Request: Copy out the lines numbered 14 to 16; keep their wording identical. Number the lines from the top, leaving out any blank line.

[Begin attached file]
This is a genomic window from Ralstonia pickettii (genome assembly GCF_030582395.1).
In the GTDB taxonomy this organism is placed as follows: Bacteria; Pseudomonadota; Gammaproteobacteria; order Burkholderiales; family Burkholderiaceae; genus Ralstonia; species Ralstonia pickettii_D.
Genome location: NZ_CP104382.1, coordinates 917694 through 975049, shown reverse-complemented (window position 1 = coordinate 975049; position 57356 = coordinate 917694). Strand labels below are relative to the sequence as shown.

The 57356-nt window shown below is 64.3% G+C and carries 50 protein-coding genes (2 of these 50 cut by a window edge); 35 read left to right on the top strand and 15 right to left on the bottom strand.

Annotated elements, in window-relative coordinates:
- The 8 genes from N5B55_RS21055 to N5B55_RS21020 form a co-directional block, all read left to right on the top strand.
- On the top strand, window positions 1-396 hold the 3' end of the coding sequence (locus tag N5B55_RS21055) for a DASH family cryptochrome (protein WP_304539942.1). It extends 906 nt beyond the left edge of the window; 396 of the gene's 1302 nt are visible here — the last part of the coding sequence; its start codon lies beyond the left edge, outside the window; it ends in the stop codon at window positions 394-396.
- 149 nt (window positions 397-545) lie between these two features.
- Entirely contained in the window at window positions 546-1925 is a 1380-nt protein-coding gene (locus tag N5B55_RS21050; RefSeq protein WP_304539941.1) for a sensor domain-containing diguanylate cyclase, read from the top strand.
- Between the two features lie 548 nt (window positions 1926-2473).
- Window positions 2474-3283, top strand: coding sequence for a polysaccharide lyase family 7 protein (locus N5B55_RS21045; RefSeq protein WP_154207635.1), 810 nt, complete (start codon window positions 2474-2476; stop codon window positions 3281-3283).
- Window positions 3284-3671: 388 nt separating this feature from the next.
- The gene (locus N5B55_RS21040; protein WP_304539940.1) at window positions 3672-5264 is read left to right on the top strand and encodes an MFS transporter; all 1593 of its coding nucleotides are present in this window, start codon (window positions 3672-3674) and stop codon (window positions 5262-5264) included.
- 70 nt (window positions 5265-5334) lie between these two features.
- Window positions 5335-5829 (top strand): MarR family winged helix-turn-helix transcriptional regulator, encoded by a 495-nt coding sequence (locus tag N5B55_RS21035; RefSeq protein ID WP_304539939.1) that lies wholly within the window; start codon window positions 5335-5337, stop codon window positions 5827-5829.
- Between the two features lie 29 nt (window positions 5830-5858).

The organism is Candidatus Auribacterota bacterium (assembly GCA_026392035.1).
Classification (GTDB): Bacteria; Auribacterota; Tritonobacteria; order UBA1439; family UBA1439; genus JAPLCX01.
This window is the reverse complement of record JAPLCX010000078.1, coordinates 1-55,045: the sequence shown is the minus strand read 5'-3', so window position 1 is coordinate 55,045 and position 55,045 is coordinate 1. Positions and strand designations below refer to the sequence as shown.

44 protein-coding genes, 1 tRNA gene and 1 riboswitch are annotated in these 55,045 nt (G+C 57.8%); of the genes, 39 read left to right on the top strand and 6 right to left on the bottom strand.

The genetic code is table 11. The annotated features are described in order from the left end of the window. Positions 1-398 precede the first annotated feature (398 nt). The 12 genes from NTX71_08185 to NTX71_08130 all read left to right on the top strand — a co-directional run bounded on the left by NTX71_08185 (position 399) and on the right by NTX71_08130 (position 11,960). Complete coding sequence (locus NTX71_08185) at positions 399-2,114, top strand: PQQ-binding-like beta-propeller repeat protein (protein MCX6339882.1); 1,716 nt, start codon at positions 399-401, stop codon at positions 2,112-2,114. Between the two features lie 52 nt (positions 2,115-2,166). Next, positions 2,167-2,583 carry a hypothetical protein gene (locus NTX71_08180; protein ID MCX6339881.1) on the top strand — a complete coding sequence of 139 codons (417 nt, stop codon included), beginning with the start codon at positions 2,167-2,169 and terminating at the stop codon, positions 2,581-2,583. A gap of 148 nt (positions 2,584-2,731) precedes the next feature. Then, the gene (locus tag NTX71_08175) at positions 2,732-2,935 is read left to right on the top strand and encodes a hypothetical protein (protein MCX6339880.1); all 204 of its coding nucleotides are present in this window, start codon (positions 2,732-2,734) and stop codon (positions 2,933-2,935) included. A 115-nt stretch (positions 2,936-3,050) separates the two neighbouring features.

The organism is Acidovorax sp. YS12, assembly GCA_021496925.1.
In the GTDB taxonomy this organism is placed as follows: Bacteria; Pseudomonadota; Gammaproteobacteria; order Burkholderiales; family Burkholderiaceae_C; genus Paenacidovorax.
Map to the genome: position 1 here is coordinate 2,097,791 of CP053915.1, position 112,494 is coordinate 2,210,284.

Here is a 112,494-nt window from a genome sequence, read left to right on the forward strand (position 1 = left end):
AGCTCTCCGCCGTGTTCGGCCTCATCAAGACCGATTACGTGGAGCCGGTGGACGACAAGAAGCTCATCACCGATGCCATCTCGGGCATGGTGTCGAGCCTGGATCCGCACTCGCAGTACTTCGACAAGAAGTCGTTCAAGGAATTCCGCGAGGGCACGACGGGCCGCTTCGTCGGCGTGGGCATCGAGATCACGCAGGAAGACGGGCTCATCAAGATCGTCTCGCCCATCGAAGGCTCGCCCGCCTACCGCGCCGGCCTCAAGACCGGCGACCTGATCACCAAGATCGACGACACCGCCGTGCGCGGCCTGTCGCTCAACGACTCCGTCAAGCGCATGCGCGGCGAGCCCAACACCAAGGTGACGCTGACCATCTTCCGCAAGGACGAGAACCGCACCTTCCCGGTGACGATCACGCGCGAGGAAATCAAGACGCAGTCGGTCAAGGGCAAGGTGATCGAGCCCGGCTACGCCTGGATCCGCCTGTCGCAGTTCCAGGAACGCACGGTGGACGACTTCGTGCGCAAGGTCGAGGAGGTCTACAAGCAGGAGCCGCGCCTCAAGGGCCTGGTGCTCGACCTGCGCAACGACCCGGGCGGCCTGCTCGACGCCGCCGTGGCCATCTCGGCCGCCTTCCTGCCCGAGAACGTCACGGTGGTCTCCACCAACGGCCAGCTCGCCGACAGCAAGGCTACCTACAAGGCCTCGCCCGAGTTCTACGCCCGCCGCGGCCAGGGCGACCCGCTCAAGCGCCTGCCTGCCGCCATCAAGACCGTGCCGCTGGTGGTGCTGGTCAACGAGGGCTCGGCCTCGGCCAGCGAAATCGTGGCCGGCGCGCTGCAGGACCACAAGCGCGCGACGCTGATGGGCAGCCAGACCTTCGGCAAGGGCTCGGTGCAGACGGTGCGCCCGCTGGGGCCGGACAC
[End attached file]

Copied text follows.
- 70 nt (window positions 5265-5334) lie between these two features.
- Window positions 5335-5829 (top strand): MarR family winged helix-turn-helix transcriptional regulator, encoded by a 495-nt coding sequence (locus tag N5B55_RS21035; RefSeq protein ID WP_304539939.1) that lies wholly within the window; start codon window positions 5335-5337, stop codon window positions 5827-5829.
- Between the two features lie 29 nt (window positions 5830-5858).